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William Schouler, A history of Massachusetts in the Civil War: Volume 2 1,239 1,239 Browse Search
Harper's Encyclopedia of United States History (ed. Benson Lossing) 467 467 Browse Search
Thomas Wentworth Higginson, Massachusetts in the Army and Navy during the war of 1861-1865, vol. 2 184 184 Browse Search
Brigadier-General Ellison Capers, Confederate Military History, a library of Confederate States Military History: Volume 5, South Carolina (ed. Clement Anselm Evans) 171 171 Browse Search
Southern Historical Society Papers, Volume 33. (ed. Reverend J. William Jones) 159 159 Browse Search
George P. Rowell and Company's American Newspaper Directory, containing accurate lists of all the newspapers and periodicals published in the United States and territories, and the dominion of Canada, and British Colonies of North America., together with a description of the towns and cities in which they are published. (ed. George P. Rowell and company) 156 156 Browse Search
William F. Fox, Lt. Col. U. S. V., Regimental Losses in the American Civil War, 1861-1865: A Treatise on the extent and nature of the mortuary losses in the Union regiments, with full and exhaustive statistics compiled from the official records on file in the state military bureaus and at Washington 102 102 Browse Search
Southern Historical Society Papers, Volume 30. (ed. Reverend J. William Jones) 79 79 Browse Search
A Roster of General Officers , Heads of Departments, Senators, Representatives , Military Organizations, &c., &c., in Confederate Service during the War between the States. (ed. Charles C. Jones, Jr. Late Lieut. Colonel of Artillery, C. S. A.) 77 77 Browse Search
Thomas Wentworth Higginson, Massachusetts in the Army and Navy during the war of 1861-1865, vol. 1, Condensed history of regiments. 75 75 Browse Search
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Browsing named entities in Southern Historical Society Papers, Volume 35. (ed. Reverend J. William Jones). You can also browse the collection for 1862 AD or search for 1862 AD in all documents.

Your search returned 48 results in 17 document sections:

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Southern Historical Society Papers, Volume 35. (ed. Reverend J. William Jones), Officers of Gen. R. E. Lee's staff. (search)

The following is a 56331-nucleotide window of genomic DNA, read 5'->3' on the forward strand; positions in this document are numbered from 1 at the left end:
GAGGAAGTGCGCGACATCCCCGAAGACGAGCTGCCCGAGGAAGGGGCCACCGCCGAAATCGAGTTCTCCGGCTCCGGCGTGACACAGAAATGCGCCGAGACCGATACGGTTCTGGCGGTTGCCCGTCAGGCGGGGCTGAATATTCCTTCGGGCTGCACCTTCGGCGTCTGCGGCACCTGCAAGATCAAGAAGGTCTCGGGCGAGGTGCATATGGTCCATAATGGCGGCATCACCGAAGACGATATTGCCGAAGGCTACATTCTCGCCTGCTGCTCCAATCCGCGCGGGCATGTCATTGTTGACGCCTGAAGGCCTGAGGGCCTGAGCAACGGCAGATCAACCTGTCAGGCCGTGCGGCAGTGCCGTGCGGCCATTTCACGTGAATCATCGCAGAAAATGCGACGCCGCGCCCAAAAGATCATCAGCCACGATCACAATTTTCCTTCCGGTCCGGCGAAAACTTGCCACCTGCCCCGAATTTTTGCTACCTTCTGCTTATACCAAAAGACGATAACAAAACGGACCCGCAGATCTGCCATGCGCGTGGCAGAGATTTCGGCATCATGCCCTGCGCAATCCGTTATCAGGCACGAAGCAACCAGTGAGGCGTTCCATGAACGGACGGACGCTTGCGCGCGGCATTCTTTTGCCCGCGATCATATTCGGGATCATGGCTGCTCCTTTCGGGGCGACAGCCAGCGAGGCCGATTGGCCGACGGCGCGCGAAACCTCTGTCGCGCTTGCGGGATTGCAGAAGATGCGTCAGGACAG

il 9, 1865. Major Charles Marshall, A. D. C., Lieutenant Colonel A. A. & I. General, November 4, 1864–April 9, 1865. After the battle of Seven Pines, June I, 1862, in which General Jos. E. Johnston was severely wounded, General Robert E. Lee was assigned to the command of the Army of Northern Virginia, and took with him his 865. Lieutenant Colonel Briscoe G. Baldwin, Chief of Ordnance, November, 1862, to April 9, 1865. Lieutenant Colonel Robert G. Cole, Chief Commissary, June I, 1862, to April 9, 1865. Lieutenant Colonel James L. Corley, Chief Quartermaster, June I, 1862, to April 9, 1865. Surgeon Lafayette Guild, Medical Director, June 21862, to April 9, 1865. Surgeon Lafayette Guild, Medical Director, June 25, 1862, to April 9, 1865. Brigadier General W. N. Pendleton, Chief of Artillery, March 6, 1863, to April 9, 1865. Colonel George W. Lay, A. A. & I. General, March 6, 1863, to April 9, 1865. Major Henry E. Peyton, A. A. & I. General, November, 1862, to November 4, 1864, Lieutenant Colonel A. A. & I. General to April 9, 1
Southern Historical Society Papers, Volume 35. (ed. Reverend J. William Jones), Dedication of a bronze tablet in honor of Botetourt Battery (search)
ying Dixie, it marched away to Tennessee. In Dixie land I take my stand, To live and die for Dixie. Away, away! Away down South in Dixie! This is not a history of campaigns. Many a writer upon the war has told the large events of that year of 1862, in the Tennessee mountains. This is but the story of a handful of men, gathered from the letters they wrote home,, and the worn and yellow diaries they kept—meagre records penned by tired men, in the light of camp fires. Let us see a little what they did in 1862. April 5th. Arrived in Knoxville at night. Next day the command was equipped with guns and horses. While there the Alabama boys showed us the proper way to cook rice. Here, too, we had our first battery drill with horses in the foreground. Today we marched with Barton's Brigade, and crossed the Clinch at Clinton. Our camp is on a green side and we have christened it Botetourt. It seems there didn't any of us have measles and mumps when we were children. Marching ne